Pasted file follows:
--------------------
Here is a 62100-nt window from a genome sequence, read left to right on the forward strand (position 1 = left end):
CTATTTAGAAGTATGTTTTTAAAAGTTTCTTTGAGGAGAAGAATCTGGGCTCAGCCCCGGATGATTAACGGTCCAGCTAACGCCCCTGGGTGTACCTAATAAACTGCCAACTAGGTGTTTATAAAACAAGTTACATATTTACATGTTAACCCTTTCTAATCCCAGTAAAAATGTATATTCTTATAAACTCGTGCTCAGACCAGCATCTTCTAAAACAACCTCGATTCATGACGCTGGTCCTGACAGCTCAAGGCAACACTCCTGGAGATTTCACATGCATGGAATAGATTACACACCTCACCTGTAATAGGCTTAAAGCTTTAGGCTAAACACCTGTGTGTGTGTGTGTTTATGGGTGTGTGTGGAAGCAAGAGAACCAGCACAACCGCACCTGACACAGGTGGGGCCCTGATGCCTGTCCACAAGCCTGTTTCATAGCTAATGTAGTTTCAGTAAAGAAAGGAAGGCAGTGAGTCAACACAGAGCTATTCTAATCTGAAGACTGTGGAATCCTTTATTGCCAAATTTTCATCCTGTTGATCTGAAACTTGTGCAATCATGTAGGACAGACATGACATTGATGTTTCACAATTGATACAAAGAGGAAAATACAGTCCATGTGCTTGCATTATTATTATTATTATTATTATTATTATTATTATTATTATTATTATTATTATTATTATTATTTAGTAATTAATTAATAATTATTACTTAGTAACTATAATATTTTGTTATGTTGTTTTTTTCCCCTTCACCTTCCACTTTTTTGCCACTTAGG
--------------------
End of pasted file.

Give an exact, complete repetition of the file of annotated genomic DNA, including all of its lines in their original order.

Here is a 62100-nt window from a genome sequence, read left to right on the forward strand (position 1 = left end):
CTATTTAGAAGTATGTTTTTAAAAGTTTCTTTGAGGAGAAGAATCTGGGCTCAGCCCCGGATGATTAACGGTCCAGCTAACGCCCCTGGGTGTACCTAATAAACTGCCAACTAGGTGTTTATAAAACAAGTTACATATTTACATGTTAACCCTTTCTAATCCCAGTAAAAATGTATATTCTTATAAACTCGTGCTCAGACCAGCATCTTCTAAAACAACCTCGATTCATGACGCTGGTCCTGACAGCTCAAGGCAACACTCCTGGAGATTTCACATGCATGGAATAGATTACACACCTCACCTGTAATAGGCTTAAAGCTTTAGGCTAAACACCTGTGTGTGTGTGTGTTTATGGGTGTGTGTGGAAGCAAGAGAACCAGCACAACCGCACCTGACACAGGTGGGGCCCTGATGCCTGTCCACAAGCCTGTTTCATAGCTAATGTAGTTTCAGTAAAGAAAGGAAGGCAGTGAGTCAACACAGAGCTATTCTAATCTGAAGACTGTGGAATCCTTTATTGCCAAATTTTCATCCTGTTGATCTGAAACTTGTGCAATCATGTAGGACAGACATGACATTGATGTTTCACAATTGATACAAAGAGGAAAATACAGTCCATGTGCTTGCATTATTATTATTATTATTATTATTATTATTATTATTATTATTATTATTATTATTATTATTATTTAGTAATTAATTAATAATTATTACTTAGTAACTATAATATTTTGTTATGTTGTTTTTTTCCCCTTCACCTTCCACTTTTTTGCCACTTAGG